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Canada Revenue Agency: How to Use the TFSA to Build Substantial Wealth

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The TFSA is a valuable tool to help Canadians build a retirement portfolio.

TFSA 101

The Canada Revenue Agency sets the rules for the Tax-Free Savings Account. Since its inception 10 years ago, the cumulative TFSA contribution limit has grown to $69,500 for 2020. The CRA recently announced the 2021 TFSA limit increase will be $6,000. This brings the maximum total TFSA room to $75,500.

Younger investors who have the full space available might not have this kind of cash sitting around to max out their TFSA room. That’s fine, as the TFSA limit can be carried forward and used whenever a person has the cash to invest. In addition, the TFSA provides great flexibility.

Retirees take advantage of the TFSA space to hold extra savings that can generate a tax-free income stream. Seniors also use the TFSA to invest money that must be removed from RRIFs. The government reduced the minimum RRIF withdrawal amount by 25% in 2020, but that likely won’t become a permanent cut.

Investors in the middle or later part of their careers often try to ramp up savings for retirement. Those with generous pension plans, for example, could quickly max out their RRSP space. In this case, they can take advantage of the TFSA to create a tax-free investment fund that can be used to complement retirement earnings or purchase a vacation property.

For all TFSA investors, any money pulled from the TFSA opens up new contribution space in the following year. Some people tap the TFSA to cover emergency expenses and then top it back up when cash flow improves.

All profits created on investments inside the TFSA remain beyond the reach of the Canada Revenue Agency. This means interest, dividends, and capital gains can be withdrawn without the income pushing you into a higher tax bracket. For retirees, the TFSA earnings also remain outside the CRA’s calculation for a potential OAS clawback.

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Best investments for a TFSA portfolio

Financial advisors recommend a balanced portfolio. One popular strategy that serves investors well at all career stages involves owning top-quality dividend stocks.

Retirees can use the distributions to create a steady tax-free income stream. Younger investors reinvest the dividends to harness the power of compounding. Over time, a small initial investment can grow to become a significant fund. In fact, many people might not ever need to use the TFSA limit space.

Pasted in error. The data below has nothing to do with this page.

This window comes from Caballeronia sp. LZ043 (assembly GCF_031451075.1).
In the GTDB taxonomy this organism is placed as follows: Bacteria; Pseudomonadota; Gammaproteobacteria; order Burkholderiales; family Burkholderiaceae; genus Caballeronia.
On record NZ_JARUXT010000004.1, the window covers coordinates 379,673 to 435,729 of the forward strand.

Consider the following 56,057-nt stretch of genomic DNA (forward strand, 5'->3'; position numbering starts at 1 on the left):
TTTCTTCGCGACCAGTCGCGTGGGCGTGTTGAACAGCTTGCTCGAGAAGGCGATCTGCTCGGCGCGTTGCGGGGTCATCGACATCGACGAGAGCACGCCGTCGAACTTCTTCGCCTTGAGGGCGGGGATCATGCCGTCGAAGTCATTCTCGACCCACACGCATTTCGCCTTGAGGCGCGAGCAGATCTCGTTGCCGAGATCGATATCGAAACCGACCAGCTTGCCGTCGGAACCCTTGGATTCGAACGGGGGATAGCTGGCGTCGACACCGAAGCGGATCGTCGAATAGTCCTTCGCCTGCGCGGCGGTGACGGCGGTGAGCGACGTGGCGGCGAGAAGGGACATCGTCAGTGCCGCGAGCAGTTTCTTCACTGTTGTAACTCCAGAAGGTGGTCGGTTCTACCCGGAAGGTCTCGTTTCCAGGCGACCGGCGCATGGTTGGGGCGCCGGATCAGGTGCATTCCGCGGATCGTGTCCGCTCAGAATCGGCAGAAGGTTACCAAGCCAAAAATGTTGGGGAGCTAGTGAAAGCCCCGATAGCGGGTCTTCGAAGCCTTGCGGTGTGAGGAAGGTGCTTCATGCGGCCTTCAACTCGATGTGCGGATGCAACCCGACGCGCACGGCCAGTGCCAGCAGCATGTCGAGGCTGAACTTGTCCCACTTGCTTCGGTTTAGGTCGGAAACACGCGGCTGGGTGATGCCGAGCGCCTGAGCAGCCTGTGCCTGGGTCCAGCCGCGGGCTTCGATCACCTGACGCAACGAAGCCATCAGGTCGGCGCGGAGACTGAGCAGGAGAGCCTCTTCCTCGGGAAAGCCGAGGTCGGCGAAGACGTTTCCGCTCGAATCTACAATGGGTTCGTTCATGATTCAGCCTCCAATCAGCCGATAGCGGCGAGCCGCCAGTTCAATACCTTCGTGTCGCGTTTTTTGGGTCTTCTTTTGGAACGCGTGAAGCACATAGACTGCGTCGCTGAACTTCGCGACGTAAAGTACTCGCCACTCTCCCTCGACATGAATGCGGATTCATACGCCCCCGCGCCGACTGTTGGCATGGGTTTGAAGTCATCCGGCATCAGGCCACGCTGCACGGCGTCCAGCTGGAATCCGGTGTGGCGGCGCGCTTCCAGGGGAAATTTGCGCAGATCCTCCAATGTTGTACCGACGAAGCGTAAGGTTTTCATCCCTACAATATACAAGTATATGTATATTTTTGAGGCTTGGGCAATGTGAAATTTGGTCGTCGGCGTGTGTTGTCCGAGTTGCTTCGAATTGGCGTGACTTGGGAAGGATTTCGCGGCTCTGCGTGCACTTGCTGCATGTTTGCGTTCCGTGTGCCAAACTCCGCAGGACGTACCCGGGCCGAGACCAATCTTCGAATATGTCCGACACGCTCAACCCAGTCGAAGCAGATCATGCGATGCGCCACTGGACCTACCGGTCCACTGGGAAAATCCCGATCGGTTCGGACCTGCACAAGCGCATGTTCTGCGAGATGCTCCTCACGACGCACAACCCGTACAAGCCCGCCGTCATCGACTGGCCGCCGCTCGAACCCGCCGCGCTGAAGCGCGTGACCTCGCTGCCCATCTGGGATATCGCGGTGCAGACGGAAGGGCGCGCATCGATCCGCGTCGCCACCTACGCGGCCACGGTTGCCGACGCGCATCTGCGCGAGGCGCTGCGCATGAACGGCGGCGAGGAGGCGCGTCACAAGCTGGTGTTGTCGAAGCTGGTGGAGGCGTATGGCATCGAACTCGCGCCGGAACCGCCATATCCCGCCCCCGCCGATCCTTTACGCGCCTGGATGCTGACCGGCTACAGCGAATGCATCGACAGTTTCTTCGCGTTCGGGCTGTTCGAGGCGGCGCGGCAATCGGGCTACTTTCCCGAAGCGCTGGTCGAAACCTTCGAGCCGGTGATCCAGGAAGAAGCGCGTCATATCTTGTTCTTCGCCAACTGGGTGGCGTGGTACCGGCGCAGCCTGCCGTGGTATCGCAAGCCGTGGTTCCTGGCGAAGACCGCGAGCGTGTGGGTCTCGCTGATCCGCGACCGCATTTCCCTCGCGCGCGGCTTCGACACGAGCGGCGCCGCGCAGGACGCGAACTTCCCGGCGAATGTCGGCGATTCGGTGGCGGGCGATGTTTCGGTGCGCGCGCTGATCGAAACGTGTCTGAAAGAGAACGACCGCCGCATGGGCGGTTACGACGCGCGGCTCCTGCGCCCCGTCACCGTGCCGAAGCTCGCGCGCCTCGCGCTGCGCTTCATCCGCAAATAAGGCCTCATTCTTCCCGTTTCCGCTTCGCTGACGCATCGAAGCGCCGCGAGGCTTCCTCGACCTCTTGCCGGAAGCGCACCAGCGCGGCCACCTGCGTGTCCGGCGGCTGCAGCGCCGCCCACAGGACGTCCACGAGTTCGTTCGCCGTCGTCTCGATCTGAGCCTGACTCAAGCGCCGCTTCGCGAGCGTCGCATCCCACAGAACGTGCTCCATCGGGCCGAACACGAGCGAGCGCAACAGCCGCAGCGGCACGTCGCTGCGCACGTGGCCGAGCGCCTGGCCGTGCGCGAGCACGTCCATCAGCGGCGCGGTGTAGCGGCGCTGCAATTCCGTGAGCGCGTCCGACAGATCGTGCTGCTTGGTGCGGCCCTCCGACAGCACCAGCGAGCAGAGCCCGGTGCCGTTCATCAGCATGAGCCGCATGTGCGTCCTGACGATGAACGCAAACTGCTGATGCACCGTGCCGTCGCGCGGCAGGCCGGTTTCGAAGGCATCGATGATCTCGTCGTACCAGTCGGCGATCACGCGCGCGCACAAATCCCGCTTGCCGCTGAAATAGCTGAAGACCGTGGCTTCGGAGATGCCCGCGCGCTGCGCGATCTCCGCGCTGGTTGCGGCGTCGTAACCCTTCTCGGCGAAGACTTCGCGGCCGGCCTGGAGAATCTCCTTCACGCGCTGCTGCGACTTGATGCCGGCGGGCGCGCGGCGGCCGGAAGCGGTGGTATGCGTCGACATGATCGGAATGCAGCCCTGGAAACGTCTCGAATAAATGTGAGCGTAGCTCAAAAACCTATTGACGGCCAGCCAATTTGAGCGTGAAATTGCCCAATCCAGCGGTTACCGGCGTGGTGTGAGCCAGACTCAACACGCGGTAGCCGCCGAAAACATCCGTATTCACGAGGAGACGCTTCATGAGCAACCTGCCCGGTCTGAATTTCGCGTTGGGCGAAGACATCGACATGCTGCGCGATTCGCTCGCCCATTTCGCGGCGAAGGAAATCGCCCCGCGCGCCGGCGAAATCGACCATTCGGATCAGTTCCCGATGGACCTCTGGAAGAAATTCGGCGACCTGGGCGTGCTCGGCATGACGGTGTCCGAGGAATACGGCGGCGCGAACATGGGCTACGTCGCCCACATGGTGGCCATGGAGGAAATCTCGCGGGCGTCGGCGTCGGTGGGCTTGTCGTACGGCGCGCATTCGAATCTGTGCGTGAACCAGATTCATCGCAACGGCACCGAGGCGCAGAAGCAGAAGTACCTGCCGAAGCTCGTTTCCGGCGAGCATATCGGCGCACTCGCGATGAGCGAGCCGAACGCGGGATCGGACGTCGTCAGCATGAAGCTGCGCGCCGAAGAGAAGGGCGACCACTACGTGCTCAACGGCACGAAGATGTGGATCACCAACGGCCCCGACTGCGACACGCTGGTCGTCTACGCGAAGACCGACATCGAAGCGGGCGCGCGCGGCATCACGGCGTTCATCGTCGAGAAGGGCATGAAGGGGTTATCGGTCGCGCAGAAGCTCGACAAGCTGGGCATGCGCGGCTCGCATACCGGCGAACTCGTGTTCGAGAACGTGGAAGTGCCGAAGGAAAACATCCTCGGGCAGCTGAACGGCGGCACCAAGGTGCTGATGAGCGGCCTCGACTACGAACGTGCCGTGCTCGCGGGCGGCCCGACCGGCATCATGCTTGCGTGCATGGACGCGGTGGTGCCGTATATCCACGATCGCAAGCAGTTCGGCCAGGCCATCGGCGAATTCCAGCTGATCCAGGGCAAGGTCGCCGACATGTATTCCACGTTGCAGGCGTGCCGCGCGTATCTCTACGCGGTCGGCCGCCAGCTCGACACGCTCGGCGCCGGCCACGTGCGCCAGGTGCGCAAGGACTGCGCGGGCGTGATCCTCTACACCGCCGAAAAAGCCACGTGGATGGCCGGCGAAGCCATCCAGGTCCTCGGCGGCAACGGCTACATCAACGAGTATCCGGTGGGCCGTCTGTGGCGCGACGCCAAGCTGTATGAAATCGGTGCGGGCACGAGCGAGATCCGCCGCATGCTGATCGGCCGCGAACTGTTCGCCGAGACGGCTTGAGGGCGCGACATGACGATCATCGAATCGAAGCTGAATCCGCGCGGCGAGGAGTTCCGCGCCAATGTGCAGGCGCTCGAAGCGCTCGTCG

Let’s take a look at Royal Bank of Canada (TSX:RY)(NYSE:RY) to see why it might be a good example for a TFSA investment.

Royal Bank is Canada’s largest financial institution by market capitalization. It also ranks among the top 15 in the world on that metric. The pandemic hit the share price earlier this year, but investors are realizing that Royal Bank has the means to ride out the downturn and continues to generate strong profits.

The stock currently trades near $107 per share, roughly where it was before the pandemic hammered the market. Despite the rally off the 2020 lows, Royal Bank still offers a solid 4% yield.

Long-term investors have done well with the stock. A $10,000 investment in Royal Bank 25 years ago would be worth about $330,000 today with the dividends reinvested. At the current yield, this would generate $13,200 per year in dividends!

The bottom line

The CRA wants Canadians to take full advantage of the TFSA to save extra money. Owning top dividend stocks such as Royal Bank is one strategy to build a significant fund that can ultimately provide a steady tax-free income stream.

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This article represents the opinion of the writer, who may disagree with the “official” recommendation position of a Motley Fool premium service or advisor. We’re Motley! Questioning an investing thesis — even one of our own — helps us all think critically about investing and make decisions that help us become smarter, happier, and richer, so we sometimes publish articles that may not be in line with recommendations, rankings or other content.

Fool contributor Andrew Walker has no position in any stock mentioned.

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